Marin County was once a pioneer in California when it came to laws requiring smoke-free workplaces. But Granger said she understood that because state and county laws have made significant strides in recent years, and because smokers only make around 7 percent of the population in health-conscious Marin, local officials might feel like the problem is being addressed sufficiently.

“Sometimes I hear, ‘It’s not an issue in our town,’ and I have to say that clean and healthy air is an issue in every town, especially ones with high concentrations of kids and elderly people (like Mill Valley),” she said. “I guarantee you that the same family that lives in an apartment in Mill Valley has the same concerns as the people do in Larkspur.”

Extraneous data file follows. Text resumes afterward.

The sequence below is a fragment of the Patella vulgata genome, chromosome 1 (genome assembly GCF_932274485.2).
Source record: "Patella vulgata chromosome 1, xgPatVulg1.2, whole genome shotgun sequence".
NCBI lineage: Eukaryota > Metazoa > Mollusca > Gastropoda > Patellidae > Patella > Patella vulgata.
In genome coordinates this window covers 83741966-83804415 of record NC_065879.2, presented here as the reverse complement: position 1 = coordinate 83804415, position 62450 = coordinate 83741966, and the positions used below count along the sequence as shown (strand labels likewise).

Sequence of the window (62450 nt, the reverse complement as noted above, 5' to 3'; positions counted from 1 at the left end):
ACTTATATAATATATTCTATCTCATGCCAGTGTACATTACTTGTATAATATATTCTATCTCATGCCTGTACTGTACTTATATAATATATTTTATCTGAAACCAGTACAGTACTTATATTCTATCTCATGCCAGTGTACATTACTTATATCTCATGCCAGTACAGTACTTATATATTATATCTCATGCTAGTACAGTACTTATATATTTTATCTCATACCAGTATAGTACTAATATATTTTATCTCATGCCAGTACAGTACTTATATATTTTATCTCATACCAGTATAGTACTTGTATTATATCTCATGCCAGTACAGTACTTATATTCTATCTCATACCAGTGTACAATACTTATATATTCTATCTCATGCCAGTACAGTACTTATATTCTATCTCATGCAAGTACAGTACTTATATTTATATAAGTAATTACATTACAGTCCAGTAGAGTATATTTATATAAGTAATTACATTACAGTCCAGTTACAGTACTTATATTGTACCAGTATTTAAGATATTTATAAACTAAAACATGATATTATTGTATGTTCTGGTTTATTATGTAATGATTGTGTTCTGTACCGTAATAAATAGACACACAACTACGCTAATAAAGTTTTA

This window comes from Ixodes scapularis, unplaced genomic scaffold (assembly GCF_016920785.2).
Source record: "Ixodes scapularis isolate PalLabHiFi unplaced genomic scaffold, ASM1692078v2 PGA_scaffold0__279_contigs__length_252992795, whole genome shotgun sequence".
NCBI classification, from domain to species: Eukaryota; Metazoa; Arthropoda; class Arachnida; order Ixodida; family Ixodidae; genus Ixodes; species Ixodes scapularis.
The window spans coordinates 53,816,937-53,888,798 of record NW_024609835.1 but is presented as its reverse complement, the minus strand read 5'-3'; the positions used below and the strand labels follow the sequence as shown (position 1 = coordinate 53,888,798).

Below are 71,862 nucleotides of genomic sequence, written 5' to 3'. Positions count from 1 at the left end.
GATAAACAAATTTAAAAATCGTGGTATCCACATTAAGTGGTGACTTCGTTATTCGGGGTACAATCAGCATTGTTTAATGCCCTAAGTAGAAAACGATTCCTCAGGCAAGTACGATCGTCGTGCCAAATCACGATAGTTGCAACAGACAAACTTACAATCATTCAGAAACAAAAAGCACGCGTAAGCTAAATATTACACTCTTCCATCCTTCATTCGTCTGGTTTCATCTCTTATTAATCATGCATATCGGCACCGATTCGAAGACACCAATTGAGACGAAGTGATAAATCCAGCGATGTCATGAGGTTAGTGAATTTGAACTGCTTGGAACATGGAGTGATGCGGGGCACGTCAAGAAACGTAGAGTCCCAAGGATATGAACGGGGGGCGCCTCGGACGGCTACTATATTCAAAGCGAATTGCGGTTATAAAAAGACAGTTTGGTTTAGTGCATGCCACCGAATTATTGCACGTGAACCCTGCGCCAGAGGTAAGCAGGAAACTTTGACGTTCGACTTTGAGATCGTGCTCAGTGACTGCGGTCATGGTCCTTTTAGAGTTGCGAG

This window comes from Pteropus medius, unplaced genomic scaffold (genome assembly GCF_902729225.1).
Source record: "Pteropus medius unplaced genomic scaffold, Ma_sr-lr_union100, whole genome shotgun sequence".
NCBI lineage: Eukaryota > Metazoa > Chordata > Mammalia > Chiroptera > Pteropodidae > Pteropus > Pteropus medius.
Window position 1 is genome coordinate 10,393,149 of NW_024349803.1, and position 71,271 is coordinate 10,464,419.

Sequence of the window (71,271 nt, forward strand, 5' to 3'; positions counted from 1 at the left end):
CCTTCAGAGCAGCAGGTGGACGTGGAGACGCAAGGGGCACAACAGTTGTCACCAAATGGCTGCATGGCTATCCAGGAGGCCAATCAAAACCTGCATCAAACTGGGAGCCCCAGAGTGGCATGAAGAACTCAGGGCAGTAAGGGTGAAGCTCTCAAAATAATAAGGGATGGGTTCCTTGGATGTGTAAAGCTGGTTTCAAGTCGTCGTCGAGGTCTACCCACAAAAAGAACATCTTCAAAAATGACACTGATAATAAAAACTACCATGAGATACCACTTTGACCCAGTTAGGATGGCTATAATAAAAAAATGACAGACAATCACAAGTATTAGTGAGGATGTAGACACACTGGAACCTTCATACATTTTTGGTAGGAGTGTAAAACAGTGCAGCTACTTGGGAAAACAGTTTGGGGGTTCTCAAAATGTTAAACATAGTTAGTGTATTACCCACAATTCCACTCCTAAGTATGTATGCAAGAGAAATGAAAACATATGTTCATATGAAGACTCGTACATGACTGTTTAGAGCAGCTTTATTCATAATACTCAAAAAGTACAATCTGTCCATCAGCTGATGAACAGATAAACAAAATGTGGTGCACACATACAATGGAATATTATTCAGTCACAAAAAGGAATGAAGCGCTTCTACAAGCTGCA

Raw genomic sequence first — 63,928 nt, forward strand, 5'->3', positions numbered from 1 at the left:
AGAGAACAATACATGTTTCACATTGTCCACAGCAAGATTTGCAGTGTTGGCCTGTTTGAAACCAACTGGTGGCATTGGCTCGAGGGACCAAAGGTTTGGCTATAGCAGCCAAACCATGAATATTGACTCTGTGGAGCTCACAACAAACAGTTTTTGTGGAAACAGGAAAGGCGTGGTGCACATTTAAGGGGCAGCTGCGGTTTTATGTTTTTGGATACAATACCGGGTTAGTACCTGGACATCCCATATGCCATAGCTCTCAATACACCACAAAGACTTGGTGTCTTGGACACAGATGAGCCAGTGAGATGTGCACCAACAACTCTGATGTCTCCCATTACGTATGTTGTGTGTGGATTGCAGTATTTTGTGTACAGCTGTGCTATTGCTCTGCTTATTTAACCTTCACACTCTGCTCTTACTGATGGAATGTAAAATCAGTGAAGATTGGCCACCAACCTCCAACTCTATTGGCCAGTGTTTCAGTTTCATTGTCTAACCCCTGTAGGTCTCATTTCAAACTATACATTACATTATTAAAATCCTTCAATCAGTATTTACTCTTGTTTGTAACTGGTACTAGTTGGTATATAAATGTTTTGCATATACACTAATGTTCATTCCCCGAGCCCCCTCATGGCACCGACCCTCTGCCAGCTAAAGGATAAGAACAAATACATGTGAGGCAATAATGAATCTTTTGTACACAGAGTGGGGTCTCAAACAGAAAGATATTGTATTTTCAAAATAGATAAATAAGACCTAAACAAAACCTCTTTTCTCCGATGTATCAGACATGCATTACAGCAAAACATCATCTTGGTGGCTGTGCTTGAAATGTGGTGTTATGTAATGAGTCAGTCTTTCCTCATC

One of Mill Valley’s neighbors to the north saw the biggest improvement from 2010 to 2011, according to the report, jumping from an F to B. Larkspur matched Novato for the highest grade in the county. The two are the only cities in Marin to outlaw smoking in apartment and condominiums with shared walls like where Katz lives. The Marin County Board of Supervisors is considering a similar ordinance this year that would regulate unincorporated Marin, including Strawberry and Tam and Homestead valleys.

Mill Valley was among four cities to get an F in the study, along with Belvedere, Corte Madera and Sausalito.

But Granger said despite garnering an F for three years in a row, Mill Valley can follow the lead of Novato and Larkspur quickly if it wants to do so.

“Passing secondhand smoke laws are the single biggest thing that can be done for public health,” she said. “Mill Valley is poised for greatness - they just don’t know it yet.”

skycat January 23, 2012 at 03:56 PM
I would consider getting an "F" from the Lung Assoc. a badge of honor. I have no respect for a movement that tries to terrify people over the dangers of secondhand smoke leaking into their rooms from cracks in walls.